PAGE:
There is an increase of about 53% in discharges is found after the construction of
Farakka Barrage and there is no significant change is found after the 1996 Ganges
treaty. From the graphs spectacular effects of diversion are noticed in the daily and
lowest annual discharges. FAP 4 (1993a) study reported that increases in the frequency
of discharge greater than 50,000 m3/sec occurred in the post-Farakka period. In the
post-Farakka period, low flows below 2500 m3/sec are more pronounced in the dry
season (FAP 4, 1993a). The decrease in the dry season flow is worst in February and
March, followed by April and May.

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Afroz & Rahman

Figure 3: Discharges of the Months of June to October from the


Year 1970 to 2010

3.2 Data Analysis of Teesta River

In Figure 4 (a), yearly discharges of Teesta River at Dalia station from 1979 to 2011 are
plotted against time. Two demarcation lines are established, one at the year 1985 when
the operation of Gajoldoba Barrage in India started and another at the year 1990 when
the Teesta Barrage operation started in Bangladesh. After the operation of Gajoldoba
Barrage started the flow in Teesta River became significantly low which increased after
the Teesta Barrage operation started in Bangladesh. This is because after the
construction of Teesta Barrage water stored in the monsoon could be used in the dry
season.

From the Figure 4(b), spectacular effects are noticed after the Gajoldoba and Teesta
Barrage operation. The annual peak discharges have an increasing value after the
operation of Teesta Barrage. It has increased about 24% after the operation of
Gajoldoba Barrage.

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Afroz & Rahman

(a)

(b)

(b)

Figure 4: (a) Variation of Discharges from the Year 1979 to 2011; (b) Variation of
Peak Discharges from the Year 1979 to 2010

From Figure 5, during the dry months (November to May) of a year the discharges are
found to be decreasing after the operation of Gajoldoba Barrage by India. A decrease of
about 88% is found after the operation of this Barrage, but which increased up to 2.5
times after the operation of Teesta Barrage. But after construction of Gajoldoba Barrage
a decrease is observed in case of lowest annual discharges. The decrease is about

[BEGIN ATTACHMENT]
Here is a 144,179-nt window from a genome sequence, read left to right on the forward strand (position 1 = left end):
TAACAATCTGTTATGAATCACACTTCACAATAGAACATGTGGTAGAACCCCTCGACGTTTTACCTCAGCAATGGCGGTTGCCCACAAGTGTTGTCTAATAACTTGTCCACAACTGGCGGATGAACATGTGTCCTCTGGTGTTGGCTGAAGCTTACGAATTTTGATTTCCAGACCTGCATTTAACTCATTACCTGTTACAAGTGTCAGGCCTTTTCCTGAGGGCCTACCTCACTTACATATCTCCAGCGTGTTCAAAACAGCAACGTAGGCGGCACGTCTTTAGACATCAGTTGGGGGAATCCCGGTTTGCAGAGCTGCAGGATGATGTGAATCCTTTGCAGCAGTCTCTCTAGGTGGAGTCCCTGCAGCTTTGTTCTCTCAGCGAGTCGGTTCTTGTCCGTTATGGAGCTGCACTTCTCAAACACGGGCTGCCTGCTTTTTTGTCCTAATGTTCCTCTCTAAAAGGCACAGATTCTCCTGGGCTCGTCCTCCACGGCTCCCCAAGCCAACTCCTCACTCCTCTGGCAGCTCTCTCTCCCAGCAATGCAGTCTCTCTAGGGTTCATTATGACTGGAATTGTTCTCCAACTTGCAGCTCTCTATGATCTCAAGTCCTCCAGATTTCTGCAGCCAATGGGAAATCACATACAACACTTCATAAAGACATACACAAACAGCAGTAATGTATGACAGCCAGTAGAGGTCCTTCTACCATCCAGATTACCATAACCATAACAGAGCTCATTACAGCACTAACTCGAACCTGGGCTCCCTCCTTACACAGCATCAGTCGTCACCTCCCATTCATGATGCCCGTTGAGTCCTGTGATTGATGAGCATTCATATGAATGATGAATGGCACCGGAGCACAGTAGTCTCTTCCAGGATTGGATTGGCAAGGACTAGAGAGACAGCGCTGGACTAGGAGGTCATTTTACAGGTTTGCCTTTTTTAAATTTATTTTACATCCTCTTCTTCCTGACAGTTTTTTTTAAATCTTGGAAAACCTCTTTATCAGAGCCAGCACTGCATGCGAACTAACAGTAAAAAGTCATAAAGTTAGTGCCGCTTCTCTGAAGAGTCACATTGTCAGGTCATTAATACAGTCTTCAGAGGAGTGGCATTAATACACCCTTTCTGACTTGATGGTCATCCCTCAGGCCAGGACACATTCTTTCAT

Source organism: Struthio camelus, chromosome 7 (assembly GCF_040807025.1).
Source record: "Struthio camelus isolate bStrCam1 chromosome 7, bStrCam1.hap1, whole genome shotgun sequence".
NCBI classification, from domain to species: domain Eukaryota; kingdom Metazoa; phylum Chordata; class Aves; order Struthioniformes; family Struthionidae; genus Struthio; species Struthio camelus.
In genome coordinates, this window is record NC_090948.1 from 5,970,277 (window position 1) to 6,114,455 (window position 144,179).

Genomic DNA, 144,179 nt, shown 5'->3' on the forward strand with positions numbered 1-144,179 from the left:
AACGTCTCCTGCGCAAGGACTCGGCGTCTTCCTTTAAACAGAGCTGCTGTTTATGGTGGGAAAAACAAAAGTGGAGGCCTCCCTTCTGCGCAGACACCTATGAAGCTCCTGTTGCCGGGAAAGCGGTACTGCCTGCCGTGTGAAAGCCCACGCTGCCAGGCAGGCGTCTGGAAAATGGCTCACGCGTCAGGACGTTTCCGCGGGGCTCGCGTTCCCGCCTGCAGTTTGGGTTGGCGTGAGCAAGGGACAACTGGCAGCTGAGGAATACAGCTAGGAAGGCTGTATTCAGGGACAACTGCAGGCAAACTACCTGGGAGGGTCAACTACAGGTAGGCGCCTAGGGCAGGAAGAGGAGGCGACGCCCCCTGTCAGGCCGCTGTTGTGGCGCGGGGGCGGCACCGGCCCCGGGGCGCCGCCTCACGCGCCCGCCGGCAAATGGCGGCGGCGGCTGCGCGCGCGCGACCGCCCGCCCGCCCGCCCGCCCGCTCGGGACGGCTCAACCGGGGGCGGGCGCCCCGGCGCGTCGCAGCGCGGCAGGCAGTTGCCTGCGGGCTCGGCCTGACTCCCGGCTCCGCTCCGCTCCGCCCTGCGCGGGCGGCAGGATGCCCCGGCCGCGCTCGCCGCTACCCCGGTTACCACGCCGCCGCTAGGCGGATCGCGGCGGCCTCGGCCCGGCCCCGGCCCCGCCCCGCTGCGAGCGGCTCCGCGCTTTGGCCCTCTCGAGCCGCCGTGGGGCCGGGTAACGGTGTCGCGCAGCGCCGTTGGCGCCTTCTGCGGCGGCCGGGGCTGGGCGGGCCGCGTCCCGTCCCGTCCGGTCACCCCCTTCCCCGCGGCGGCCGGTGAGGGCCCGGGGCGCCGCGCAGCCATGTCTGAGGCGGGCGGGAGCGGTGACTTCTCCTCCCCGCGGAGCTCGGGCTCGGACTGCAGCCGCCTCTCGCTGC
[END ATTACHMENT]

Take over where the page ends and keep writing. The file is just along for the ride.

85%, but after construction of Teesta Barrage the lowest annual discharge increased to
almost four times the initial value. In case of dry months the maximum discharge values
were always found in the month of November and the minimum values were found in
the months of February and March.
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Afroz & Rahman

(a)

(b)

Figure 5: (a) Discharges of the Months of November to May from the Year 1979 to
2011; (b) Variation of Minimum Discharges from the Year 1979 to 2010

In Figure 6, it is evident that there is always an increasing trend in case of maximum


discharge during June to October when Bangladesh already remains flooded with
water. After construction of Gajoldoba Barrage and even after the Teesta Barrage,
Bangladesh gets an increasing amount of water. The maximum values were found in
the months of August and September.

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Afroz & Rahman

Figure 6: Discharges of the Months of June to October from the Year 1979 to 2011

4. Impact Analysis for Upstream Withdrawal of Ganges Water


The diversion of water by the Farakka Barrage has introduced significant changes in the
hydrology of the Ganges River system in Bangladesh. Available discharge data show
that the water supply during July–October in the monsoon has increased while the dry
season (November–May) flow has decreased considerably. Increased monsoon flow
has introduced changes in the annual flooding pattern in Bangladesh (Khan 1993).
There are concerns that the reduced dry season flow may have significant
socioeconomic impacts in the Bangladesh part of the basin by altering the hydrological
pattern, inducing accelerated sedimentation in the Gorai River (an offtake of the
Ganges) and helping saline water to penetrate further inland from the sea (MOEF 1995,
Swain 1996).

4.1 Reduced Dry Season Flow in the Gorai River and Its Effects on Increased
Salinity

A vast network of rivers in the southwest region of Bangladesh is dependent on the


water supply through the Gorai River. Water from this river is used for irrigation,
industry, and urban water supply. Most importantly, the Gorai River flow pushes away
the saline water front in the Passur River, near Khulna. Monsoon flow is adequate for
repelling the salinity intrusion. The dry season flow of the Gorai River is most critical in
controlling salinity in a large part of the southwest region of Bangladesh.

During the post-Farakka period, salinity in the south-west region of Bangladesh


increased significantly. For example, at the Khulna station, the average monthly
maximum salinity for April in the pre-Farakka period was 1626 µmho/cm. During 1976,
when the Gorai discharge dropped to 0.5 m3/sec from its pre-Farakka average of 190
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Afroz & Rahman
m3/sec, maximum salinity in April increased to 13,000 µmho/cm. Recall that the Farakka
Barrage was commissioned in April 1975. In recent years, extreme low flow in the Gorai